By White Lies
I remember the summer of 2006; the likes of Lily Allen and The Kooks were making happy music about good times. Upbeat indie-pop was as rife as a horde of teenage bands assaulting the charts. These days, it's a bit of a different story. Recession calls for bands to create doom laden albums, full of emotion. Audiences need to feel like people care.
From the opening of 'Death,' White Lies prove all their critics right. The dark opening of their debut album 'To Lose My Life...' reveals the huge debt this London four-piece's sound owes to the likes of Joy Division and Editors. However, the album is a hugely impressive record, full of murky, gloomy, bass driven verses and epic choruses. Not only do White Lies have a fantastic sound musically, singer Harry McVeigh showcases an aptitude for writing excellently depressing lyrics, supported by his superb voice.
However, herein lies the issue. Despite the band presenting an album of ten highly polished, musically excellent tracks, it's hard to gain a sense of real emotion. They aren't as moving as they wish they were. The same could be said about McVeigh's delivery of the lyrics; despite the lyrics being excellent in places, and his vocal abilities being impressive, it doesn't feel like he's really pouring his heart into them. The whole album conveys the feeling that the band are just creating a gloomy, death obsessed indie record because they can, and it will fit the times, not because it's how they actually feel.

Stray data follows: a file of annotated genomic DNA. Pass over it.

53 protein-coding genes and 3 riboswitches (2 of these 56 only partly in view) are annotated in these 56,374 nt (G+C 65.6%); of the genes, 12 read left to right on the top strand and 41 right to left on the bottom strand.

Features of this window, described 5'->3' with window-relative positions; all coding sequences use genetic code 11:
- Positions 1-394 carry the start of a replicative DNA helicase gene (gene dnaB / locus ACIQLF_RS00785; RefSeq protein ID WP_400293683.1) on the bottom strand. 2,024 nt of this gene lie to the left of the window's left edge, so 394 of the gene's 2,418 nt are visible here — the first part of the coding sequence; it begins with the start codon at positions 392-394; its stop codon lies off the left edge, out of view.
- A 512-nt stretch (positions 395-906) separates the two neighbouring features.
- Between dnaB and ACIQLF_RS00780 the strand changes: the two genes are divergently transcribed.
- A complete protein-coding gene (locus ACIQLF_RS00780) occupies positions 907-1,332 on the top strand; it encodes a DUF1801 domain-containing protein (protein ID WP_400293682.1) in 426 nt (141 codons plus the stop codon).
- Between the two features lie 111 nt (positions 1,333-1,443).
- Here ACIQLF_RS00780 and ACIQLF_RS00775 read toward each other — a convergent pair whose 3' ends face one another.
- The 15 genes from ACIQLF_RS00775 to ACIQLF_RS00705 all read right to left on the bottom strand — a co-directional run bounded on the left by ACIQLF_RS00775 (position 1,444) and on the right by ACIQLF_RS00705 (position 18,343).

As I said, it is a musically excellent album, containing many highlights than really can grab you (the end of 'The Price Of Love,' or chorus of 'Fifty On Our Foreheads,') the album doesn't grab your heart, in the way other recent examples have. Listening to Glasvegas' debut, James Allen pours his soul into many of the tracks, whereas on 'To Lose My Life...' McVeigh sounds like he is describing rather than feeling. It just doesn't make me want to sing my heart out in the way I wish it would.
Fifty On Our Foreheads
The Price Of Love